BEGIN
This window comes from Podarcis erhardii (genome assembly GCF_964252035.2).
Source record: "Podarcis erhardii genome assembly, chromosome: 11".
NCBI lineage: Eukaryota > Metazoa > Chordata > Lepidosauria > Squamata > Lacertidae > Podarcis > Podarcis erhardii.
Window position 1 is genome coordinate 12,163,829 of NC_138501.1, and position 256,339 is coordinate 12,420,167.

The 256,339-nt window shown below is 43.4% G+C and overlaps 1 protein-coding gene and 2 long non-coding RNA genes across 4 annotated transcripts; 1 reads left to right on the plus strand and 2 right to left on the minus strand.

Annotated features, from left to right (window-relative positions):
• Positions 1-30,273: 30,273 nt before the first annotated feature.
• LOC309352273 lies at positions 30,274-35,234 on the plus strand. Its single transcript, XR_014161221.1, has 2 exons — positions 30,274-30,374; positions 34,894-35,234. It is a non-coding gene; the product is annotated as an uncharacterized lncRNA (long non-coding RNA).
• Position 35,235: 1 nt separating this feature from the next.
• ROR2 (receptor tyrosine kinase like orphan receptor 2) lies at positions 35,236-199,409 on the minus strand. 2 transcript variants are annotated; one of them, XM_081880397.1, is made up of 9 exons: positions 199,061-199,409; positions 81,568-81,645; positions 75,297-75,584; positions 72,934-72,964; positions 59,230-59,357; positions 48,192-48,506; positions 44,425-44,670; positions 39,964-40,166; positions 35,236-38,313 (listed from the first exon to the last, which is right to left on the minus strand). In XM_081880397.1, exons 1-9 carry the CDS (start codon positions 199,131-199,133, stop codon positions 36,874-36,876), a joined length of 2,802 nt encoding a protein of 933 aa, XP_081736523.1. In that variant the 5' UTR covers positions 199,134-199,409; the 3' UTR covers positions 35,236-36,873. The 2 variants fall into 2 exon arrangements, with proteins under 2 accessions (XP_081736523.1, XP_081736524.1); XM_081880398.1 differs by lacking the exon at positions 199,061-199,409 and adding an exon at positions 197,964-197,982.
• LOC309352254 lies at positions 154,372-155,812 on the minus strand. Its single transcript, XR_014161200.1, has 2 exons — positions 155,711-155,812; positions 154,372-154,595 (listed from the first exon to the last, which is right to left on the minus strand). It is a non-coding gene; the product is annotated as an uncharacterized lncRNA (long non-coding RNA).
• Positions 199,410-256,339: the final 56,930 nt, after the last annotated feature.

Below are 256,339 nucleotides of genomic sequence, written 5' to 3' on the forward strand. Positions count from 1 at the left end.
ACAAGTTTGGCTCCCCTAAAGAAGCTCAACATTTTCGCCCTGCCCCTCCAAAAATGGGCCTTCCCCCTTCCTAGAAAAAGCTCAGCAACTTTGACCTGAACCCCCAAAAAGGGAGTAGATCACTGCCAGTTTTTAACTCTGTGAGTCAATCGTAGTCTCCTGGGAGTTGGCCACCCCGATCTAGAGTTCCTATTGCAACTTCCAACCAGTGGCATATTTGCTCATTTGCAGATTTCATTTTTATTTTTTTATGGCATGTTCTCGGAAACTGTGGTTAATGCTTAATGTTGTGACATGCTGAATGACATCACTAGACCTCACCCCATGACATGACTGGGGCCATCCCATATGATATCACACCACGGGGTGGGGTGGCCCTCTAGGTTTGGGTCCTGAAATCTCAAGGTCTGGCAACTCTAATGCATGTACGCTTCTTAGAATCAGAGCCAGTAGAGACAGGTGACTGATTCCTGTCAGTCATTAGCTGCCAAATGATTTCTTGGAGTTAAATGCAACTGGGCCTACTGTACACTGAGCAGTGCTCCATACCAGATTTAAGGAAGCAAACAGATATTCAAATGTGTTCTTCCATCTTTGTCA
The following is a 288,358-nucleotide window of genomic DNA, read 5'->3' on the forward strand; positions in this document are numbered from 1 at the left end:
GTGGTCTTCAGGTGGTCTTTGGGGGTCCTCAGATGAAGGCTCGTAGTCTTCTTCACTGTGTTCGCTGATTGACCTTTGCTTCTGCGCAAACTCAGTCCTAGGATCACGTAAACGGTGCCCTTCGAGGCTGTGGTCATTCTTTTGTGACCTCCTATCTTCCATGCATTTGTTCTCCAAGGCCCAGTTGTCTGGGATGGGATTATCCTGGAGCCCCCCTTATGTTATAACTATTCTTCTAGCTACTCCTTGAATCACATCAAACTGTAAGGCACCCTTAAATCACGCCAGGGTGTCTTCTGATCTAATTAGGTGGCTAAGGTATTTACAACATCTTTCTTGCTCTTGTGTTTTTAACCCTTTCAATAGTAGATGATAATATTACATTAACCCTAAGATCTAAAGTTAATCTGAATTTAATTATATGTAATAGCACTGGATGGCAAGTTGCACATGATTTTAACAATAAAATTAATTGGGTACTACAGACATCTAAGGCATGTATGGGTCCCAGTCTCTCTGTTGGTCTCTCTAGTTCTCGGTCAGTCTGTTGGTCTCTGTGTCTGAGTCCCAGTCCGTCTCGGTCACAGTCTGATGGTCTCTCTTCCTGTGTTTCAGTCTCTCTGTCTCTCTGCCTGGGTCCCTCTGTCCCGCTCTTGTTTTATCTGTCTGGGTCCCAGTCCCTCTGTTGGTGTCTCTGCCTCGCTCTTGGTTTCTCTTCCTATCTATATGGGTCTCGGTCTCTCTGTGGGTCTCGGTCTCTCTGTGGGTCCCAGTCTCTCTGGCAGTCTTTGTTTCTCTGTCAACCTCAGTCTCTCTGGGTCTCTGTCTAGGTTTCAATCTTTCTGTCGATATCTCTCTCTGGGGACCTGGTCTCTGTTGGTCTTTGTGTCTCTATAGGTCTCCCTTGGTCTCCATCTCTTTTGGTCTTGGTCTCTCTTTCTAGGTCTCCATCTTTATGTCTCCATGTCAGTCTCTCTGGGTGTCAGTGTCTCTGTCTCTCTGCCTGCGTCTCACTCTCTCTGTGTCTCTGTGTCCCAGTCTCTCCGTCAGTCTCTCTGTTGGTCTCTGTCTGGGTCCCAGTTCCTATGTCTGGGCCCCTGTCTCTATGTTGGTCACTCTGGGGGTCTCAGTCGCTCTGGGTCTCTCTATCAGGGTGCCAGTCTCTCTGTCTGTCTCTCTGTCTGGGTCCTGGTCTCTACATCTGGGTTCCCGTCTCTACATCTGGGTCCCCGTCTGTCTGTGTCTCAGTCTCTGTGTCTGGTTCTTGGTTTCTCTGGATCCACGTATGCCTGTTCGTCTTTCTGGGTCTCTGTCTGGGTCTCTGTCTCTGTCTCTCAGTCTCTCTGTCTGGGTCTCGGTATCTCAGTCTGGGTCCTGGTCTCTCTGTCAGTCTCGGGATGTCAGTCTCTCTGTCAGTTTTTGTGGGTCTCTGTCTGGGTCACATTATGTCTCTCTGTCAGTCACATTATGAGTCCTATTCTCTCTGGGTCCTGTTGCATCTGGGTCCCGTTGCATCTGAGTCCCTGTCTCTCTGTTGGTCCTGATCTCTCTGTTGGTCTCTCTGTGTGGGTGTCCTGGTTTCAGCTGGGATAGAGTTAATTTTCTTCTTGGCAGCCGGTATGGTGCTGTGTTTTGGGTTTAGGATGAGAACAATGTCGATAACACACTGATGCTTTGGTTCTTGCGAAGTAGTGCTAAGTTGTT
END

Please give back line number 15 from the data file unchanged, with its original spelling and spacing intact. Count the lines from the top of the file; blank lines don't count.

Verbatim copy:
The following is a 288,358-nucleotide window of genomic DNA, read 5'->3' on the forward strand; positions in this document are numbered from 1 at the left end: